Brian, thanks for the extensive response. One further question for you is what should be done to ensure each child receives the education they need? I appreciate your objections to charter and cyber schools, but we are still in need of a solution. The funding of education is a difficult issue. While I would like to not have cuts in funding for schools, I would also like to not have cuts in funding for many other programs that the government provides that people rely on. With a recession, the government simply did not have the same amount of money to spend and decreases had to be made. One thing that made it more painful was that instead of the decrease being gradual, the cuts by Gov Snyder's budget happened at the same time that the federal government stopped filling the holes that Gov Granholm's budget had created. The school district had been warned that this was one time money and the former Asst. Superintendent for Finance even warned about the financial issues coming, but little was done. It should also be noted that most of Gov Snyder's cuts were filled by Best Practice money which the district easily met. Another thing that made it more painful was rising costs. Much of this was in rising health care costs and teacher pension payments. These two factors caused much more pain to the district than students leaving for charter or cyber schools. (continued)
Joshua Raymond October 05, 2012 at 02:44 PM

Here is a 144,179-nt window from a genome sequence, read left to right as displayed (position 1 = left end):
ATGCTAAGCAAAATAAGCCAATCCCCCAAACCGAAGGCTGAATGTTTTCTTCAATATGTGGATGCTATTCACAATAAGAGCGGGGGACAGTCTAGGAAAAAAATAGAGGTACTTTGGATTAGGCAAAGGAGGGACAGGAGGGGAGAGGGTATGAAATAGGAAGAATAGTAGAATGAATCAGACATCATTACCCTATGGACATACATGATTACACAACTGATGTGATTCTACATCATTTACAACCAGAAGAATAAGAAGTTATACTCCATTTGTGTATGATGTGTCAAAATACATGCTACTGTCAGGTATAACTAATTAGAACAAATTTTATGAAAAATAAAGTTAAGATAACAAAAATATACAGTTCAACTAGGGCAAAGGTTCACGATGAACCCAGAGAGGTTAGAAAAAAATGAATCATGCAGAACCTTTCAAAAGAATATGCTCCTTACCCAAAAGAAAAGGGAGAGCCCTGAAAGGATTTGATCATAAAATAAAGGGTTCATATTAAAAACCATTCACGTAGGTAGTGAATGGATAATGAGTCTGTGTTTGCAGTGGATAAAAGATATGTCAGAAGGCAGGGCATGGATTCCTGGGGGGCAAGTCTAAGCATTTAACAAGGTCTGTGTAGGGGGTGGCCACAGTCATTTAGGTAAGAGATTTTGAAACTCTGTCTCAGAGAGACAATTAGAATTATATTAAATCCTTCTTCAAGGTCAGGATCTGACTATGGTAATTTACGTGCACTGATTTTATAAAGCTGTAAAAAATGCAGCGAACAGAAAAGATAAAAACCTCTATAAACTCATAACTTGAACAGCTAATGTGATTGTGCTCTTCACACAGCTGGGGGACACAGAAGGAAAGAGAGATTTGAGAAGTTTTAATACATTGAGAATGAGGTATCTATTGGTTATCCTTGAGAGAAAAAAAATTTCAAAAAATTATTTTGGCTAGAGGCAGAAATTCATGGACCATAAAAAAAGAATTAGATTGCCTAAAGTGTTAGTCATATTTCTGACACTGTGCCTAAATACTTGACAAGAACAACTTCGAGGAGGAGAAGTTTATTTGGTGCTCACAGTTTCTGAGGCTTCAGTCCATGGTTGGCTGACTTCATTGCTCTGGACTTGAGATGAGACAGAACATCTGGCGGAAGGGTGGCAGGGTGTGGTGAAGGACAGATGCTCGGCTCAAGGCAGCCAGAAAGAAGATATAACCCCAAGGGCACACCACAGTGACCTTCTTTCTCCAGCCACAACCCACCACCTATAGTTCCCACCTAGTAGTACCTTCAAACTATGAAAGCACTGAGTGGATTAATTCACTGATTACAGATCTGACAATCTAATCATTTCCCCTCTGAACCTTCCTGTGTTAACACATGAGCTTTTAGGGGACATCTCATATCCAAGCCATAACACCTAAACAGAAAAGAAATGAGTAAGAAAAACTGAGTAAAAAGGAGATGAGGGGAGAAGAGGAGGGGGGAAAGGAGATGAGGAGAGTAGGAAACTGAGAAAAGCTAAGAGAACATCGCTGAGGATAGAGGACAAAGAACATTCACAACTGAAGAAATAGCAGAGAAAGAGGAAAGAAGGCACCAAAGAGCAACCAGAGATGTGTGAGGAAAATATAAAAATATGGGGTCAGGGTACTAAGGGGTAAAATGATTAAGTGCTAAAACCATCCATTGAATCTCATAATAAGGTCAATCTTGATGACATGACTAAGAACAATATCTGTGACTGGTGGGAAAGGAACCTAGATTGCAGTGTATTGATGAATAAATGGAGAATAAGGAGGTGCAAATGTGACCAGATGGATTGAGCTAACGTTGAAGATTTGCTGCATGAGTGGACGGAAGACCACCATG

Some districts are facing losing many students to charter schools, but most of these are schools that have been failing to educate students for decades. Even when money was flush and there was no NCLB or charters, they weren't adequate. Nothing was fixing these schools and students were trapped. This was the genesis of charter schools. They provided an alternative. Not only does that help the students, but better educated workers help all of us. For a while, the number and locations of charter schools were limited. Some charter schools had enormous waiting lists. Other areas wanted charter schools, but were not allowed to have them. The change in charter school caps also was accompanied by a change in philosophy. No longer were charter schools just an escape hatch for failing schools, but also a way to provide diversity in education. Some options would include charters focused around fine arts, STEM, ethnocentric, life skills, dropout recovery, college prep, or International Baccalaureate. I've mentioned to the administration and various members of the BOE that we have an opportunity in RCS to offer these types of schools. I even know of a few principals that would be very interested in running a magnet-style school. Unfortunately, I have yet to hear of even any discussion happening about magnet schools. Why should we ban charters from providing what public school districts refuse to? I think individual families should have those choices. (continued)